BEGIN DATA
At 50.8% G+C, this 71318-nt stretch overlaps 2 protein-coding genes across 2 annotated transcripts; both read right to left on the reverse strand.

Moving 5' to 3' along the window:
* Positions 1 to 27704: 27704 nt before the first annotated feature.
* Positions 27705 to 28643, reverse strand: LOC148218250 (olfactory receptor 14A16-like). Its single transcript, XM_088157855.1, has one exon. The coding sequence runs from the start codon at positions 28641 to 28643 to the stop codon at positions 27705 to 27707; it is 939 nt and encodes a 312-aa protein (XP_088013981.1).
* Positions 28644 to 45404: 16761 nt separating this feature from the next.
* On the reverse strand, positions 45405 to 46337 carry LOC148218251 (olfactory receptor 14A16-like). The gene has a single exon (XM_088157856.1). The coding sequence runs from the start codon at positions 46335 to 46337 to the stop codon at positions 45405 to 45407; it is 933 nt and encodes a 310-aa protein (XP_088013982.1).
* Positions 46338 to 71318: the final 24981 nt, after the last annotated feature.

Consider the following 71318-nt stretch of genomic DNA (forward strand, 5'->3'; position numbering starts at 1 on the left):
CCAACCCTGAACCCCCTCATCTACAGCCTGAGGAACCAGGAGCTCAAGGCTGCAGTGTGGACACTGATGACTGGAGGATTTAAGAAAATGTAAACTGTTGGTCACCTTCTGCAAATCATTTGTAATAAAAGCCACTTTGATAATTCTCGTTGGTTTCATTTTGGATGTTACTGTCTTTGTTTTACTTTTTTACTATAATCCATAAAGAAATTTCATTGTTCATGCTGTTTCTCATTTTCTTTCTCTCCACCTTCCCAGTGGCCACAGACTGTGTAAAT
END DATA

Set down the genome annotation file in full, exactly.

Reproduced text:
At 50.8% G+C, this 71318-nt stretch overlaps 2 protein-coding genes across 2 annotated transcripts; both read right to left on the reverse strand.

Moving 5' to 3' along the window:
* Positions 1 to 27704: 27704 nt before the first annotated feature.
* Positions 27705 to 28643, reverse strand: LOC148218250 (olfactory receptor 14A16-like). Its single transcript, XM_088157855.1, has one exon. The coding sequence runs from the start codon at positions 28641 to 28643 to the stop codon at positions 27705 to 27707; it is 939 nt and encodes a 312-aa protein (XP_088013981.1).
* Positions 28644 to 45404: 16761 nt separating this feature from the next.
* On the reverse strand, positions 45405 to 46337 carry LOC148218251 (olfactory receptor 14A16-like). The gene has a single exon (XM_088157856.1). The coding sequence runs from the start codon at positions 46335 to 46337 to the stop codon at positions 45405 to 45407; it is 933 nt and encodes a 310-aa protein (XP_088013982.1).
* Positions 46338 to 71318: the final 24981 nt, after the last annotated feature.

Consider the following 71318-nt stretch of genomic DNA (forward strand, 5'->3'; position numbering starts at 1 on the left):
CCAACCCTGAACCCCCTCATCTACAGCCTGAGGAACCAGGAGCTCAAGGCTGCAGTGTGGACACTGATGACTGGAGGATTTAAGAAAATGTAAACTGTTGGTCACCTTCTGCAAATCATTTGTAATAAAAGCCACTTTGATAATTCTCGTTGGTTTCATTTTGGATGTTACTGTCTTTGTTTTACTTTTTTACTATAATCCATAAAGAAATTTCATTGTTCATGCTGTTTCTCATTTTCTTTCTCTCCACCTTCCCAGTGGCCACAGACTGTGTAAAT